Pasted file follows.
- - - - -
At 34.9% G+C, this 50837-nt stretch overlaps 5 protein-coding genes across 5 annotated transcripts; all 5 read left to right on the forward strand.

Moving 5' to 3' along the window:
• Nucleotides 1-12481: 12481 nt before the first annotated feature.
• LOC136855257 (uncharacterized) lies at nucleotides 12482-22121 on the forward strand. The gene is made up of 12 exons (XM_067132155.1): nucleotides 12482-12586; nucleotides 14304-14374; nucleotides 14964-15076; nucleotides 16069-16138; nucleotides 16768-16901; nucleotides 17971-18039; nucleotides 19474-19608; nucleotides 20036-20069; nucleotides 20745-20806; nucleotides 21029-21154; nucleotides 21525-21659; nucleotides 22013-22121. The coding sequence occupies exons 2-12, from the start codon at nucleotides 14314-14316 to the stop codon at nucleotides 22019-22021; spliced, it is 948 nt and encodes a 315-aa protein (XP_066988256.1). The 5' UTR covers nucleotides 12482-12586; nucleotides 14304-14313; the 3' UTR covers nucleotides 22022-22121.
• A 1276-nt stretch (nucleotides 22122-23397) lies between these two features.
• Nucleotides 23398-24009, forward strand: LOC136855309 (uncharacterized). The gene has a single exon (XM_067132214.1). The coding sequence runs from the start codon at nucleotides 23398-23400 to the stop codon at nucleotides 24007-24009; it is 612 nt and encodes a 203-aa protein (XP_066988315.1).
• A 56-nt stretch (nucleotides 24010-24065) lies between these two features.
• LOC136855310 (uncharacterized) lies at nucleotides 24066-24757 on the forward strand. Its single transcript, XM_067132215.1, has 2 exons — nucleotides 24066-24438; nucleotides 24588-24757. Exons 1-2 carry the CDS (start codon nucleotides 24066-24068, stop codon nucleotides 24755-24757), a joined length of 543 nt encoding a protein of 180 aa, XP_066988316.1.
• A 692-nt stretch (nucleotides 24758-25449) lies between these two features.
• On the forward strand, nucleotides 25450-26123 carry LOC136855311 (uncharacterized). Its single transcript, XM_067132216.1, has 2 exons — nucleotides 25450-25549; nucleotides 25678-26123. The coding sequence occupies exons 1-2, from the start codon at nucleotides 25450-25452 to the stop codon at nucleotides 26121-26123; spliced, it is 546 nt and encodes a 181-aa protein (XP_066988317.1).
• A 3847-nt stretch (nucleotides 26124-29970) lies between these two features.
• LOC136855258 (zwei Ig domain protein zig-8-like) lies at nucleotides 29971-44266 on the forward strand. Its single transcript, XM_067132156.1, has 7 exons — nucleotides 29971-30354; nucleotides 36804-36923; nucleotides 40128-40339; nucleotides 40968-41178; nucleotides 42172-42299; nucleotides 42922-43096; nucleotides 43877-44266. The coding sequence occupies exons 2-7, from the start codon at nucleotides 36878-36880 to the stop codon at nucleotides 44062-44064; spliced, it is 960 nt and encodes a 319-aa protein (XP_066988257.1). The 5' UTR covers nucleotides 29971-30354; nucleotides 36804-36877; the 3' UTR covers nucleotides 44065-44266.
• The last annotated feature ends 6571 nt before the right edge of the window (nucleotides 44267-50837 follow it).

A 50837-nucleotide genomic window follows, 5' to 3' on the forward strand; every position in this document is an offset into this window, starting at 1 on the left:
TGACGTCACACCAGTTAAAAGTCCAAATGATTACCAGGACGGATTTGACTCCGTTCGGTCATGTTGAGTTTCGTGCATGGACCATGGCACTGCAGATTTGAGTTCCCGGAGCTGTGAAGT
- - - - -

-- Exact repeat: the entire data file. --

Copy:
At 34.9% G+C, this 50837-nt stretch overlaps 5 protein-coding genes across 5 annotated transcripts; all 5 read left to right on the forward strand.

Moving 5' to 3' along the window:
• Nucleotides 1-12481: 12481 nt before the first annotated feature.
• LOC136855257 (uncharacterized) lies at nucleotides 12482-22121 on the forward strand. The gene is made up of 12 exons (XM_067132155.1): nucleotides 12482-12586; nucleotides 14304-14374; nucleotides 14964-15076; nucleotides 16069-16138; nucleotides 16768-16901; nucleotides 17971-18039; nucleotides 19474-19608; nucleotides 20036-20069; nucleotides 20745-20806; nucleotides 21029-21154; nucleotides 21525-21659; nucleotides 22013-22121. The coding sequence occupies exons 2-12, from the start codon at nucleotides 14314-14316 to the stop codon at nucleotides 22019-22021; spliced, it is 948 nt and encodes a 315-aa protein (XP_066988256.1). The 5' UTR covers nucleotides 12482-12586; nucleotides 14304-14313; the 3' UTR covers nucleotides 22022-22121.
• A 1276-nt stretch (nucleotides 22122-23397) lies between these two features.
• Nucleotides 23398-24009, forward strand: LOC136855309 (uncharacterized). The gene has a single exon (XM_067132214.1). The coding sequence runs from the start codon at nucleotides 23398-23400 to the stop codon at nucleotides 24007-24009; it is 612 nt and encodes a 203-aa protein (XP_066988315.1).
• A 56-nt stretch (nucleotides 24010-24065) lies between these two features.
• LOC136855310 (uncharacterized) lies at nucleotides 24066-24757 on the forward strand. Its single transcript, XM_067132215.1, has 2 exons — nucleotides 24066-24438; nucleotides 24588-24757. Exons 1-2 carry the CDS (start codon nucleotides 24066-24068, stop codon nucleotides 24755-24757), a joined length of 543 nt encoding a protein of 180 aa, XP_066988316.1.
• A 692-nt stretch (nucleotides 24758-25449) lies between these two features.
• On the forward strand, nucleotides 25450-26123 carry LOC136855311 (uncharacterized). Its single transcript, XM_067132216.1, has 2 exons — nucleotides 25450-25549; nucleotides 25678-26123. The coding sequence occupies exons 1-2, from the start codon at nucleotides 25450-25452 to the stop codon at nucleotides 26121-26123; spliced, it is 546 nt and encodes a 181-aa protein (XP_066988317.1).
• A 3847-nt stretch (nucleotides 26124-29970) lies between these two features.
• LOC136855258 (zwei Ig domain protein zig-8-like) lies at nucleotides 29971-44266 on the forward strand. Its single transcript, XM_067132156.1, has 7 exons — nucleotides 29971-30354; nucleotides 36804-36923; nucleotides 40128-40339; nucleotides 40968-41178; nucleotides 42172-42299; nucleotides 42922-43096; nucleotides 43877-44266. The coding sequence occupies exons 2-7, from the start codon at nucleotides 36878-36880 to the stop codon at nucleotides 44062-44064; spliced, it is 960 nt and encodes a 319-aa protein (XP_066988257.1). The 5' UTR covers nucleotides 29971-30354; nucleotides 36804-36877; the 3' UTR covers nucleotides 44065-44266.
• The last annotated feature ends 6571 nt before the right edge of the window (nucleotides 44267-50837 follow it).

A 50837-nucleotide genomic window follows, 5' to 3' on the forward strand; every position in this document is an offset into this window, starting at 1 on the left:
TGACGTCACACCAGTTAAAAGTCCAAATGATTACCAGGACGGATTTGACTCCGTTCGGTCATGTTGAGTTTCGTGCATGGACCATGGCACTGCAGATTTGAGTTCCCGGAGCTGTGAAGT